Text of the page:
1. 1

    We generated the first 10 points (\({\mathbf {X}}_{B^{(m)}}^{(m)}\)) for each view, where \({\mathbf {X}}_{B^{(m)}}^{(1)}\) and \({\mathbf {X}}_{B^{(m)}}^{(2)}\) are uniformly distributed in \([-1,1]^{5}\) and \({\mathbf {X}}_{B^{(m)}}^{(3)}\), \({\mathbf {X}}_{B^{(m)}}^{(4)}\) and, \({\mathbf {X}}_{B^{(m)}}^{(5)}\) are uniformly distributed in \([-1,1]^{10}\).

  2. 2

    These 10 data points were used as basis sets for each view, and further 90 data points in each view were generated by \({\mathbf {X}}^{(m)}={\mathbf {A}}^{(m)} {\mathbf {X}}_{B^{(m)}}^{(m)}\), where the \({\mathbf {A}}^{(m)}\) are uniformly distributed random matrices \( \in {\mathbb {R}}^{90 \times 10}\). We chose \({\mathbf {A}}^{(1)}={\mathbf {A}}^{(2)}\) and \({\mathbf {A}}^{(3)}={\mathbf {A}}^{(4)} = {\mathbf {A}}^{(5)}\).

  3. 3

    Finally, \({\mathbf {K}}^{(m)}\) was generated from \({\mathbf {X}}^{(m)}\) by using different kernel functions for different data sets as follows:

    • TOYL: Linear kernel for all views

    • TOYG1 and TOYG0.1: Gaussian kernel for all views where the kernel with of the Gaussian kernel are 1 and 0.1 respectively.

    • TOYLG1: Linear kernel for the first 3 views and Gaussian kernel for the last two views with the kernel width 1. Note that with this selection view 3 shares reconstruction weights with view 4 and 5, but has the same kernel as views 1 and 2.

    Figure 2 shows the eigen-spectra of kernel matrices are very much different for TOYLG1 where we have used different kernels in different views.

Fig. 2
figure 2

Eigen-spectra of kernel matrices of the different views in the data sets. It shows that eigen-spectra of the TOY data-set with two different kernels (TOYLG1) and the real world DREAM data-sets are very much different in different views Each coloured line in a plot shows the eigen-spectrum in one view. Here, (r) indicates use of Gaussian kernel on real values whereas (b) indicates use of Jaccard’s kernel on binarized values (Color figure online)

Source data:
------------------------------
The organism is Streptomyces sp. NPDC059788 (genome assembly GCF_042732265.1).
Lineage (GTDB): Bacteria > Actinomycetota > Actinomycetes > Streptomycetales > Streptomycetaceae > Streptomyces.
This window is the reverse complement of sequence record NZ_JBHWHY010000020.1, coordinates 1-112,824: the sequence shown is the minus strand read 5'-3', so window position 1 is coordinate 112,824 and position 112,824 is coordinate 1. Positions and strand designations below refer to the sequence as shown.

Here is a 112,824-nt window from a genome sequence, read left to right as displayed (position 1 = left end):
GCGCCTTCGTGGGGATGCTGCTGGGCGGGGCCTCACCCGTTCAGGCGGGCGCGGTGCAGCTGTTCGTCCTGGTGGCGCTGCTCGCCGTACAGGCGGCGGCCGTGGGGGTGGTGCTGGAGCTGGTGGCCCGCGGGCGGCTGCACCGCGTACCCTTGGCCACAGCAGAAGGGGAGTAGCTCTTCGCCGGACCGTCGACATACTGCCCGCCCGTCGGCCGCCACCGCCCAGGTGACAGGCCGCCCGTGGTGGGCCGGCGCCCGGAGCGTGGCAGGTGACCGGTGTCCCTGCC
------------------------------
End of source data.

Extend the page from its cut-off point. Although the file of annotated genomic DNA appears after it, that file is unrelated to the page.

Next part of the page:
The Dream Challenge 7 data set (DREAM): For Dream Challenge 7, genomic characterizations of multiple types on 53 breast cancer cell lines are provided. They consist of DNA copy number variation, transcript expression values, whole exome sequencing, RNA sequencing data, DNA methylation data and RPPA protein quantification measurements. In addition, some of the views are missing for some cell lines. For 25 data points all 6 views are available. For all the 6 views, we calculated Gaussian kernels after normalizing the data sets. We generated two other kernels by using Jaccard’s kernel function over binarized exome data and RNA sequencing data. Hence, the final data set has 8 kernel matrices. Figure 2 shows the eigen-spectra of the kernel matrices of all views, which are quite different for different views.

RCV1/RCV2: Reuters RCV1/RCV2 multilingual data set contains aligned documents for 5 languages (English, French, Germany, Italian and Spanish). Originally the documents are in any one of these languages and then corresponding documents for other views have been generated by machine translations of the original document. For our experiment, we randomly selected 1500 documents which were originally in English. The latent semantic kernel (Cristianini et al. 2002) is used for all languages.